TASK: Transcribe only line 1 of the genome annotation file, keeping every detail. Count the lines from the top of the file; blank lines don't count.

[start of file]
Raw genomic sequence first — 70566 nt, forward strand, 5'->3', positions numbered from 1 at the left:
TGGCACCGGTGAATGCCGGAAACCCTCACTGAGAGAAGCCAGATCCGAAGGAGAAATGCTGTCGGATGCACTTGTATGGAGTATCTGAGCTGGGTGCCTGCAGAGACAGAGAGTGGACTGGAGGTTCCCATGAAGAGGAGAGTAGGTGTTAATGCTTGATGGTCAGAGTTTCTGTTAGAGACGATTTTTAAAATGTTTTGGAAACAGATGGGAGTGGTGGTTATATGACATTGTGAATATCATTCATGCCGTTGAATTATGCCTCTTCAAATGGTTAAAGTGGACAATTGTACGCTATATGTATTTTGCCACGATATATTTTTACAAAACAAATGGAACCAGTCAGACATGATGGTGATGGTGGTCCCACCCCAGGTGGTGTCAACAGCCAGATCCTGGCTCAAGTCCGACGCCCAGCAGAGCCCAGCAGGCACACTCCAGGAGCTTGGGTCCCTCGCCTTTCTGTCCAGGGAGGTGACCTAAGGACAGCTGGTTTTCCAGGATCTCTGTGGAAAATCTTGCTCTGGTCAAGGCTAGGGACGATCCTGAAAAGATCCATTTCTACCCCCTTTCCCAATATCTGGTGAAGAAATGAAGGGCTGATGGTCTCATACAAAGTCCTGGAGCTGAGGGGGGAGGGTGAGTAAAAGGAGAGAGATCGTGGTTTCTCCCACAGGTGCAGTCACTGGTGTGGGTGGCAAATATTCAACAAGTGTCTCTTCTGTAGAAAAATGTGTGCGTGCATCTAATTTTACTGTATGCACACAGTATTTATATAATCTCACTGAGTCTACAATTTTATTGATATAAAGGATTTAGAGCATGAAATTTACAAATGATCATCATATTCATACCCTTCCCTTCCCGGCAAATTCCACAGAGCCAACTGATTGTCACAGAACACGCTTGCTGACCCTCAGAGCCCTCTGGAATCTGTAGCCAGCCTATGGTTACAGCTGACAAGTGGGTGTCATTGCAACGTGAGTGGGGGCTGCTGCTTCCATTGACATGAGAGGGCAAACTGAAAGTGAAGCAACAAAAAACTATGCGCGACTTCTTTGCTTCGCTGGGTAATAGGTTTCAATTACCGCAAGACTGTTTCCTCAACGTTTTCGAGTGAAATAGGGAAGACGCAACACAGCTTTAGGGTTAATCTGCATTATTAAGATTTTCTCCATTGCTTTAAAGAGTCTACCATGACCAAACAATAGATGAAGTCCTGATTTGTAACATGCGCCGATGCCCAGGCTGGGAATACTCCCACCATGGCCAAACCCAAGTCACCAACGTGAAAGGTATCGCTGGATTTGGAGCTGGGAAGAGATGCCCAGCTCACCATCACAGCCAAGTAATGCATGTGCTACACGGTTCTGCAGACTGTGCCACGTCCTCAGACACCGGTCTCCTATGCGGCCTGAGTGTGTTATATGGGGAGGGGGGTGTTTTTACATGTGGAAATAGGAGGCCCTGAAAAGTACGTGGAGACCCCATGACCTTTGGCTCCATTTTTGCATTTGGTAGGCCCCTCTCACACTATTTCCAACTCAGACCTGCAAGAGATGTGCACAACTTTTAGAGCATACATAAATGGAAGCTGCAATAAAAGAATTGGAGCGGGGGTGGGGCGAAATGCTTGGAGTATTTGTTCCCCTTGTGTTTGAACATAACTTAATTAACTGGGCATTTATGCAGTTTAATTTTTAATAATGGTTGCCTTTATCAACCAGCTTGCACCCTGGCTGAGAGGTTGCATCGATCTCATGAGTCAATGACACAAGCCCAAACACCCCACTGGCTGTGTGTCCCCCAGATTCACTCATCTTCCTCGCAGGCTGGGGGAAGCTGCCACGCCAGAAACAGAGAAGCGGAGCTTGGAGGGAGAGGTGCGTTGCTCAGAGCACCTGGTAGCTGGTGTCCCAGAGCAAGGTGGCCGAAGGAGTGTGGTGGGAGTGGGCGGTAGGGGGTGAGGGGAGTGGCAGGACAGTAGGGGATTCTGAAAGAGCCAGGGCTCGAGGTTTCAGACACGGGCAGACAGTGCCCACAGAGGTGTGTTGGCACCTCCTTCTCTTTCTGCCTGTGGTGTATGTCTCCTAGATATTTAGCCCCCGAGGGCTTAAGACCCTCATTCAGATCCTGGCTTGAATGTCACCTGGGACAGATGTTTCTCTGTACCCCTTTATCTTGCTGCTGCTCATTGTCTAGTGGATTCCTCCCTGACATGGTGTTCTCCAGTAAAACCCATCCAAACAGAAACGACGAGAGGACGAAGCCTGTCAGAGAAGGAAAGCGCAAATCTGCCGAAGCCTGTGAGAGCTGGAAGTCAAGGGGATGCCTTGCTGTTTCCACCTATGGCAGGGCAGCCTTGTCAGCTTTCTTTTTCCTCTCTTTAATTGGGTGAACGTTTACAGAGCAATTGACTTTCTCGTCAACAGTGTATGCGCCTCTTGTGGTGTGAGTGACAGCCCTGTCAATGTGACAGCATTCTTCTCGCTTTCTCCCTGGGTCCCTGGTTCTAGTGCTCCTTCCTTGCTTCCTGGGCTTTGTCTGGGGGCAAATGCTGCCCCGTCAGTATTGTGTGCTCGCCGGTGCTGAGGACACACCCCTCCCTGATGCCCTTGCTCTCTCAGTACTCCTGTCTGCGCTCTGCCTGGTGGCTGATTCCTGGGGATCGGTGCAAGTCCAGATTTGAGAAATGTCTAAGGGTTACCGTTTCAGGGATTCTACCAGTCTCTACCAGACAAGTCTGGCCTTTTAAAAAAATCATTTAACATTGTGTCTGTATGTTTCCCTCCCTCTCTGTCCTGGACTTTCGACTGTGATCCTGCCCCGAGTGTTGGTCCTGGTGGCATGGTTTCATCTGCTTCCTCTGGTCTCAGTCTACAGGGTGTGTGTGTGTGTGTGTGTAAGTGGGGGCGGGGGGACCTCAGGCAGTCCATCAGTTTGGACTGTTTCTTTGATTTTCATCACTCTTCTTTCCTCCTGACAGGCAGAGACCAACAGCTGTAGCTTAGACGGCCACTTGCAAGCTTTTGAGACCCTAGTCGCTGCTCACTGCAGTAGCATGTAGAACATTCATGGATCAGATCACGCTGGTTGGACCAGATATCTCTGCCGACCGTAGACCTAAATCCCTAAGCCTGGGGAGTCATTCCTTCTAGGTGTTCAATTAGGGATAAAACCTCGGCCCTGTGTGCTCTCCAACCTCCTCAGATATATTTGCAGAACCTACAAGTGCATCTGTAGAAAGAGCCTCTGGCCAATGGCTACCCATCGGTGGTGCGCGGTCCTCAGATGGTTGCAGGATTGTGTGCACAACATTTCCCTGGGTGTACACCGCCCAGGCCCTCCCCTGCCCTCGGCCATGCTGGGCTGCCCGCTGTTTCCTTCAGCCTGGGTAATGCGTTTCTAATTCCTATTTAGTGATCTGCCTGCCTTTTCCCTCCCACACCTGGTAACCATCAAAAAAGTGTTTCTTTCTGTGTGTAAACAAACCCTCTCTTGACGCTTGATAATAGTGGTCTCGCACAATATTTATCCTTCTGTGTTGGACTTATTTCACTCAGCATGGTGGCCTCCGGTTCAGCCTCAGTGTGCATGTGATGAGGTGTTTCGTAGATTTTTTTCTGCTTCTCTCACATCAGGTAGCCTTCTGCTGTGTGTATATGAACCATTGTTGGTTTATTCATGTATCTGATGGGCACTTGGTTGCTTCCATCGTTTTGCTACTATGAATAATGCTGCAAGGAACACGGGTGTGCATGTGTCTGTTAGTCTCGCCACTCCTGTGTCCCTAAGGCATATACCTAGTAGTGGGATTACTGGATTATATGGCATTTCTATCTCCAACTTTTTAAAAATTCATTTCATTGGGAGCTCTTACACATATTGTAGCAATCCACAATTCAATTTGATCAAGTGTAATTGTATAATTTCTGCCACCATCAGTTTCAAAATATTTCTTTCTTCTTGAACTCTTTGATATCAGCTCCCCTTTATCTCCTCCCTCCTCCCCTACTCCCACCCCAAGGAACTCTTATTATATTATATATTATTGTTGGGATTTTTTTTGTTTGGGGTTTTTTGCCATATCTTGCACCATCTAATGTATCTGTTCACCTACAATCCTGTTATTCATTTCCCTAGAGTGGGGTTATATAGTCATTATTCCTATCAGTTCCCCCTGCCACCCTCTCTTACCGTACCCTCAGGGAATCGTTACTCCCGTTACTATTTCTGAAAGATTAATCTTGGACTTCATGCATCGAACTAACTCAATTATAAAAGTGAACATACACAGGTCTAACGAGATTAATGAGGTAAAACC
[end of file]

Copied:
Raw genomic sequence first — 70566 nt, forward strand, 5'->3', positions numbered from 1 at the left: